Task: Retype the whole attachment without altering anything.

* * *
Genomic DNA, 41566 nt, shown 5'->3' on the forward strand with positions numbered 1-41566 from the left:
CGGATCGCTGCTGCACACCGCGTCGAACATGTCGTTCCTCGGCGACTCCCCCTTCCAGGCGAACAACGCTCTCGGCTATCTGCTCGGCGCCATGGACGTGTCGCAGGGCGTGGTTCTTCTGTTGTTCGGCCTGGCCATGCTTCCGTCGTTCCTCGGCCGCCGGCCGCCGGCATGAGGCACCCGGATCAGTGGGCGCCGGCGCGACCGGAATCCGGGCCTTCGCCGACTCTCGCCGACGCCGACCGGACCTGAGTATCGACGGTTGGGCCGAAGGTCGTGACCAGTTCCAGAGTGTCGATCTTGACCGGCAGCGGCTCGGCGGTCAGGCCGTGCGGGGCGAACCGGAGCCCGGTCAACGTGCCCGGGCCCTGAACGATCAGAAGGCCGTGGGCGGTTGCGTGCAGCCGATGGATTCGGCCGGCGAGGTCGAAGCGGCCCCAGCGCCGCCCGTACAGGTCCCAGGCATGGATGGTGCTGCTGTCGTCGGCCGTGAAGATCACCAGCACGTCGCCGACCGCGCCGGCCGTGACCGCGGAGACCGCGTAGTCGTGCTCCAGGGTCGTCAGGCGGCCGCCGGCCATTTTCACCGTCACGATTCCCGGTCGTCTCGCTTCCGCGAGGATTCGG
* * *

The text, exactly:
Genomic DNA, 41566 nt, shown 5'->3' on the forward strand with positions numbered 1-41566 from the left:
CGGATCGCTGCTGCACACCGCGTCGAACATGTCGTTCCTCGGCGACTCCCCCTTCCAGGCGAACAACGCTCTCGGCTATCTGCTCGGCGCCATGGACGTGTCGCAGGGCGTGGTTCTTCTGTTGTTCGGCCTGGCCATGCTTCCGTCGTTCCTCGGCCGCCGGCCGCCGGCATGAGGCACCCGGATCAGTGGGCGCCGGCGCGACCGGAATCCGGGCCTTCGCCGACTCTCGCCGACGCCGACCGGACCTGAGTATCGACGGTTGGGCCGAAGGTCGTGACCAGTTCCAGAGTGTCGATCTTGACCGGCAGCGGCTCGGCGGTCAGGCCGTGCGGGGCGAACCGGAGCCCGGTCAACGTGCCCGGGCCCTGAACGATCAGAAGGCCGTGGGCGGTTGCGTGCAGCCGATGGATTCGGCCGGCGAGGTCGAAGCGGCCCCAGCGCCGCCCGTACAGGTCCCAGGCATGGATGGTGCTGCTGTCGTCGGCCGTGAAGATCACCAGCACGTCGCCGACCGCGCCGGCCGTGACCGCGGAGACCGCGTAGTCGTGCTCCAGGGTCGTCAGGCGGCCGCCGGCCATTTTCACCGTCACGATTCCCGGTCGTCTCGCTTCCGCGAGGATTCGG